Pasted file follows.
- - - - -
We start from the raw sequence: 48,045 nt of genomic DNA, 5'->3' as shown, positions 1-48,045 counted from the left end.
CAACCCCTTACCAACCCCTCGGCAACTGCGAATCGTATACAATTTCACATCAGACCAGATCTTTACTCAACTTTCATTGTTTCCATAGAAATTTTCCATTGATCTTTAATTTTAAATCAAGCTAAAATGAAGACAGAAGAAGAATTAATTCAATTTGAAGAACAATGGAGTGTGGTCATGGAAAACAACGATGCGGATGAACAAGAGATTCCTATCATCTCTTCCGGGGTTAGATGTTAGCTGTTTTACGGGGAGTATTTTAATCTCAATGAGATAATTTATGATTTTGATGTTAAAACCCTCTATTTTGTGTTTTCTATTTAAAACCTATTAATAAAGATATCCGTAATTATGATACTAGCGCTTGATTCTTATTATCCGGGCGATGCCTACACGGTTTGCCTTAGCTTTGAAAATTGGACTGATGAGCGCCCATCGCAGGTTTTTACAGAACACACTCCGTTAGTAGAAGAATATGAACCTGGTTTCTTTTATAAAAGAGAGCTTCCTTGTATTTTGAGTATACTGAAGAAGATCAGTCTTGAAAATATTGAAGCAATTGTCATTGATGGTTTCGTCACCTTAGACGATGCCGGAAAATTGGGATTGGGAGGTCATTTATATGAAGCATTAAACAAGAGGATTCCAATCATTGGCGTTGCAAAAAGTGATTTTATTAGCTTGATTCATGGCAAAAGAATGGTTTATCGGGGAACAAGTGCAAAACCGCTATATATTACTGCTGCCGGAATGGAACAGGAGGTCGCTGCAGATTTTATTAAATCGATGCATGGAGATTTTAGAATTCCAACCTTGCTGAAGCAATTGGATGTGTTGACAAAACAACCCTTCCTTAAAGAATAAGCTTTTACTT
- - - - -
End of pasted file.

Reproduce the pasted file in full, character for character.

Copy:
We start from the raw sequence: 48,045 nt of genomic DNA, 5'->3' as shown, positions 1-48,045 counted from the left end.
CAACCCCTTACCAACCCCTCGGCAACTGCGAATCGTATACAATTTCACATCAGACCAGATCTTTACTCAACTTTCATTGTTTCCATAGAAATTTTCCATTGATCTTTAATTTTAAATCAAGCTAAAATGAAGACAGAAGAAGAATTAATTCAATTTGAAGAACAATGGAGTGTGGTCATGGAAAACAACGATGCGGATGAACAAGAGATTCCTATCATCTCTTCCGGGGTTAGATGTTAGCTGTTTTACGGGGAGTATTTTAATCTCAATGAGATAATTTATGATTTTGATGTTAAAACCCTCTATTTTGTGTTTTCTATTTAAAACCTATTAATAAAGATATCCGTAATTATGATACTAGCGCTTGATTCTTATTATCCGGGCGATGCCTACACGGTTTGCCTTAGCTTTGAAAATTGGACTGATGAGCGCCCATCGCAGGTTTTTACAGAACACACTCCGTTAGTAGAAGAATATGAACCTGGTTTCTTTTATAAAAGAGAGCTTCCTTGTATTTTGAGTATACTGAAGAAGATCAGTCTTGAAAATATTGAAGCAATTGTCATTGATGGTTTCGTCACCTTAGACGATGCCGGAAAATTGGGATTGGGAGGTCATTTATATGAAGCATTAAACAAGAGGATTCCAATCATTGGCGTTGCAAAAAGTGATTTTATTAGCTTGATTCATGGCAAAAGAATGGTTTATCGGGGAACAAGTGCAAAACCGCTATATATTACTGCTGCCGGAATGGAACAGGAGGTCGCTGCAGATTTTATTAAATCGATGCATGGAGATTTTAGAATTCCAACCTTGCTGAAGCAATTGGATGTGTTGACAAAACAACCCTTCCTTAAAGAATAAGCTTTTACTT